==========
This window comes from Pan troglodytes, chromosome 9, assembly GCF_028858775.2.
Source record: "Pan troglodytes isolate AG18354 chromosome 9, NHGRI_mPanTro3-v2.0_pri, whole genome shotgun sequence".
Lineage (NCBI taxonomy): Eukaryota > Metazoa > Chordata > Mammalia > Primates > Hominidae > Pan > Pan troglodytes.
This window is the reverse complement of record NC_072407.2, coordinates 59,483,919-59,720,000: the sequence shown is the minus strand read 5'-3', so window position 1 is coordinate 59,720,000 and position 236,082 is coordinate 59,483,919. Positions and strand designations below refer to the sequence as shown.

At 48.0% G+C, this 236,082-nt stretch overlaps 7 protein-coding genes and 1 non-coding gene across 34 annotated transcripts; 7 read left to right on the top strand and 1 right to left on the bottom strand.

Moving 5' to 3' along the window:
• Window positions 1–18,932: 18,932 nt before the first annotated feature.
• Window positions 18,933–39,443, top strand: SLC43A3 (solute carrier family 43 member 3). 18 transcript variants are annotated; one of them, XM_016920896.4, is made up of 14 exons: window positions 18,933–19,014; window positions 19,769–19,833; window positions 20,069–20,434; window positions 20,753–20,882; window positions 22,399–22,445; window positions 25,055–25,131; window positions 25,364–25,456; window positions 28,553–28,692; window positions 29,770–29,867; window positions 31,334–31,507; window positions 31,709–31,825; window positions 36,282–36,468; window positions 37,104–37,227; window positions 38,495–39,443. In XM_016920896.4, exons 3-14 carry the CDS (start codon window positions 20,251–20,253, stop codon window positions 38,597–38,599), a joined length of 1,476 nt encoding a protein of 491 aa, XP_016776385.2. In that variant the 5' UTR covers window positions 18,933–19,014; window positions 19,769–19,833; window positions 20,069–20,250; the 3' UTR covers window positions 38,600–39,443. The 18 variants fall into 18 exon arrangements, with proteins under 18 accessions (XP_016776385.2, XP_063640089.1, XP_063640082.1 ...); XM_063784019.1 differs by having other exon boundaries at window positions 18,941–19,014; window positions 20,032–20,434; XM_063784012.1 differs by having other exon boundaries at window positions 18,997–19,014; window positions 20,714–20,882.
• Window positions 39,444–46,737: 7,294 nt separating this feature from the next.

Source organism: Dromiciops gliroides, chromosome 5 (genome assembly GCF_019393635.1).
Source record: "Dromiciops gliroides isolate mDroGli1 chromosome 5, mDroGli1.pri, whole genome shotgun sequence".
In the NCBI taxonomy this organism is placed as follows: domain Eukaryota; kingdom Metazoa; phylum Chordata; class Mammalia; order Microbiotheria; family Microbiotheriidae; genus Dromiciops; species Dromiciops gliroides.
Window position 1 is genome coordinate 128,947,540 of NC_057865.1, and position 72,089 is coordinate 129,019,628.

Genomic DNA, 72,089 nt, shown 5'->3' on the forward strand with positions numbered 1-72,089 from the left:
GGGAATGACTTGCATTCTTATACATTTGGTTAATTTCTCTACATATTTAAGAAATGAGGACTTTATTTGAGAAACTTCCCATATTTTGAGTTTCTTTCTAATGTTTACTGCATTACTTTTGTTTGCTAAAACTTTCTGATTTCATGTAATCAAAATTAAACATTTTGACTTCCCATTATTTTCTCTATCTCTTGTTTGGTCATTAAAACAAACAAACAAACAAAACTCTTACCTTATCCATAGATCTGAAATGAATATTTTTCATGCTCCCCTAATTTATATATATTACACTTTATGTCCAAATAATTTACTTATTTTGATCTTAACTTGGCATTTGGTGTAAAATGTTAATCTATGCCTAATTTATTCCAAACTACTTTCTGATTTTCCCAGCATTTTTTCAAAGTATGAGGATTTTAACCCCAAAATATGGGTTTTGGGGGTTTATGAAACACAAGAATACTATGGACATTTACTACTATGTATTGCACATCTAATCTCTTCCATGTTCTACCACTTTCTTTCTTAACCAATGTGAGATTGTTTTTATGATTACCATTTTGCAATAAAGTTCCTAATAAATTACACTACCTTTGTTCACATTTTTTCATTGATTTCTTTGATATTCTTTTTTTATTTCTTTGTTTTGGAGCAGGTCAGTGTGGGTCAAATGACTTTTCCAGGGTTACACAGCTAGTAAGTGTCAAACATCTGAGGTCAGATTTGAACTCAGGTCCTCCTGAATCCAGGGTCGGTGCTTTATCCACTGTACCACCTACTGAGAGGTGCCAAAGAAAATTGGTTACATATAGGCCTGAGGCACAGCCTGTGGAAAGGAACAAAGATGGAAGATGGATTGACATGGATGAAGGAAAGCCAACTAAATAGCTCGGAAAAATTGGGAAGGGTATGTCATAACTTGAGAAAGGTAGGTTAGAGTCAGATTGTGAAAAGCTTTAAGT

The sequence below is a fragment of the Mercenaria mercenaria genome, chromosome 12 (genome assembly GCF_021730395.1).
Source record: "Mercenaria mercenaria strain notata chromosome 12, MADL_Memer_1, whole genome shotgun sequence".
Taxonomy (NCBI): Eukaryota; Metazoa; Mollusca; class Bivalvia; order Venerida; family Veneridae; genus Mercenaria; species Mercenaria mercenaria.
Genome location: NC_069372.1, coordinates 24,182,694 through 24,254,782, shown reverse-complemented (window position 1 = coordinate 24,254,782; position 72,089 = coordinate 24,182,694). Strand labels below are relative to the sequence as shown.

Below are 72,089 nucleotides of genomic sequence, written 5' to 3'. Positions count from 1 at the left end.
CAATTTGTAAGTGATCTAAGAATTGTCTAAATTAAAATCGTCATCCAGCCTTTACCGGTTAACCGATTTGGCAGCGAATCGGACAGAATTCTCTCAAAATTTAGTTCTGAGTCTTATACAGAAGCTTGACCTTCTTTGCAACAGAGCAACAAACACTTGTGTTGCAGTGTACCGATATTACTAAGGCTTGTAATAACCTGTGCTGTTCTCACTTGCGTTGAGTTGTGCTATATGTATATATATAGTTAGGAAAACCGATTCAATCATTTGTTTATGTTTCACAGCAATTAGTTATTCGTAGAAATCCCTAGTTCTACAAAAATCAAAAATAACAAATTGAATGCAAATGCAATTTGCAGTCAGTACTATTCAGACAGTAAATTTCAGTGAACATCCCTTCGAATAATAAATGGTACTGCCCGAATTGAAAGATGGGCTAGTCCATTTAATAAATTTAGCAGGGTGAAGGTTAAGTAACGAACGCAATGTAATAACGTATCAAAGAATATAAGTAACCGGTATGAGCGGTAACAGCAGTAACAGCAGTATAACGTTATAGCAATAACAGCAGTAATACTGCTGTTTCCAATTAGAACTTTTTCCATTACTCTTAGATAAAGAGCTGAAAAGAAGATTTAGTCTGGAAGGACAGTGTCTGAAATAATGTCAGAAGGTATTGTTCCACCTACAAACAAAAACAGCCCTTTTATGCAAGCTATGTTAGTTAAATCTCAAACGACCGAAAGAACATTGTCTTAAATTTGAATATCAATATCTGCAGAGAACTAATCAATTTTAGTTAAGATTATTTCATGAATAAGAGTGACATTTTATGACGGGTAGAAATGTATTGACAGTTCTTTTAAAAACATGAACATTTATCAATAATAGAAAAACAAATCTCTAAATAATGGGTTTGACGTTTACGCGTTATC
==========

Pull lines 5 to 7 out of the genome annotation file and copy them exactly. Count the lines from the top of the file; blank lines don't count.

At 48.0% G+C, this 236,082-nt stretch overlaps 7 protein-coding genes and 1 non-coding gene across 34 annotated transcripts; 7 read left to right on the top strand and 1 right to left on the bottom strand.

Moving 5' to 3' along the window:
• Window positions 1–18,932: 18,932 nt before the first annotated feature.